Post-Quantum Cryptography is Here

March 28, 2022

The quantum threat will affect key management, PKI, TLS, database protection, blob storage, backup security, authorization, and others.

Get aboard on the transition to postquantum cryptography now. There is progress in the development of quantum computing. Quantum computers will be able to break today’s public-key cryptography and hence compromise the security of digital communications.

CYBERCRYPT can provide organizations that develop digital products and services with post-quantum cryptography for use cases like encryption in transit and at rest as well as application-layer encryption.


Quantum threat

In the last decades, researchers around the world have been and are still working on the development of quantum computers. A quantum computer is an amazing technology with a computational power that makes it possible to solve yet unsolved problems. Quantum computers also come with the ability to run Shor’s algorithm which can quickly find the prime factors of a large integer or compute a discrete logarithm in large groups. This implies that today’s public-key encryption algorithms such as RSA and ECC will be vulnerable in a post- quantum world. Moreover, modern symmetric algorithms like AES and SHA will be affected, however, to a smaller extent.


Example: TLS 1.3

Today's public-key cryptographic primitives such as digital signature schemes RSA-PSS and ECDSA as well as key establishment schemes like DH and ECDH used, e.g., in TLS 1.3 will be insecure in the presence of the quantum threat. 


Why is it high time to plan the transition to post-quantum cryptography?

In the presence of quantum computers, today’s public key encryption algorithms will be vulnerable. By transitioning to post-quantum cryptography, your software will be protected against quantum attacks, also in the long term.

In August 2015, the National Security Agency (NSA) announced their preliminary plans for replacing the Suite B cryptography specified by the National Institute of Standards and Technology (NIST) by post-quantum cryptography. They recommended organizations not yet using the Suite B cryptography to transition directly to post-quantum cryptography. They especially highlighted that the growing popularity of ECC did not align with the upcoming need for post-quantum cryptography as ECC is not post-quantum.

In 2016, NIST also announced the need for post-quantum public-key encryption algorithms, and shortly after they started a competition-like standardization process of post-quantum KEM’s and digital signatures. Today, the 82 initial submissions have been reduced to 7 finalists and 8 alternates. It is expected that the winners will be announced by the end of March 2022 where draft standards will then be available.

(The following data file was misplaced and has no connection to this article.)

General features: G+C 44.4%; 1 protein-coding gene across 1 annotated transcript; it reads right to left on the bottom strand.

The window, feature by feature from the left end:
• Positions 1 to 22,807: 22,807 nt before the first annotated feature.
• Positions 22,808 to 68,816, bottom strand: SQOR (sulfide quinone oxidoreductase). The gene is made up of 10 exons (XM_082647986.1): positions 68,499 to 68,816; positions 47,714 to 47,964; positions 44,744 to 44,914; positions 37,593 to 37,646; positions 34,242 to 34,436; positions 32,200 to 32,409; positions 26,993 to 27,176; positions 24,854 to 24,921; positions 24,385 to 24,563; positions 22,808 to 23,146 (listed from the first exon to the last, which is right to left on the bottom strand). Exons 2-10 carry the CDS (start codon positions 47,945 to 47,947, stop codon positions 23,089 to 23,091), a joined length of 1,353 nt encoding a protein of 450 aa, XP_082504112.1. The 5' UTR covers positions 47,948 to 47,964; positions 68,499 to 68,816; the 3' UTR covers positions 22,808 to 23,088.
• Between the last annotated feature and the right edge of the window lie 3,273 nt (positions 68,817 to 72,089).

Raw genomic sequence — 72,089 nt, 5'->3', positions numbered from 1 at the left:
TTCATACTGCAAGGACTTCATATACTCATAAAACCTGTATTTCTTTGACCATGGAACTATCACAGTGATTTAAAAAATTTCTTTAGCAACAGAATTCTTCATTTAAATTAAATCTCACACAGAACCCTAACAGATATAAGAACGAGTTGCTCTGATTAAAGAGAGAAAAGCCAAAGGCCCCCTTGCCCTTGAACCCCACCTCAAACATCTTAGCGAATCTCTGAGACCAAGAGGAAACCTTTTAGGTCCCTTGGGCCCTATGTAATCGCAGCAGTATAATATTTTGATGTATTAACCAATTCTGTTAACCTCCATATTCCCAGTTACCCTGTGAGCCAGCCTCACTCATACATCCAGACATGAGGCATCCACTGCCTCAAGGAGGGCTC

Progress in the development of quantum computers. Companies such as IBM, Google, and Microsoft are developing quantum computers, and on March 14th 2022 Microsoft’s Azure Quantum program announced that they had reached a historic milestone: After many years of research, they had finally developed so-called topological qubits. The experts from the team call the development of topological qubits a key breakthrough in science as they believe it to be the most promising path to developing a scalable quantum computer.

In a memorandum on improving cybersecurity published by the White House in January 2022, it was announced that within 180 days of the date of the memorandum, organizations in the US must identify any instances of encryption that are not post-quantum and report a timeline to transition to post-quantum encryption.

In March 2022, the Cloud Security Alliance (CSA) highlights the importance of post-quantum cryptography. On CSA’s website, they show a ”countdown clock to quantum”, a countdown to April 14, 2030, the date by which they estimate that quantum computers are ready to break today’s public-key cryptography.


Post-quantum cryptography (PQC) is a set of cryptographic algorithms and protocols that are resistant to quantum attacks. Digital products and services should start migrating to post-quantum cryptography now. At CYBERCRYPT, our own cryptographic technologies including CYBERCRYPT D1 are designed to be post-quantum. Reach out to us if we should provide you with post-quantum cryptography. Our team of highly qualified cryptographers will be able to assist you based on our 20+ years of experience in cryptography incl. 100 research papers published by us in this area as well as our toolbox of cryptographic technologies.

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At CYBERCRYPT, we combine decades of experience in cryptography, secure architecture, and security analysis to keep your product protected.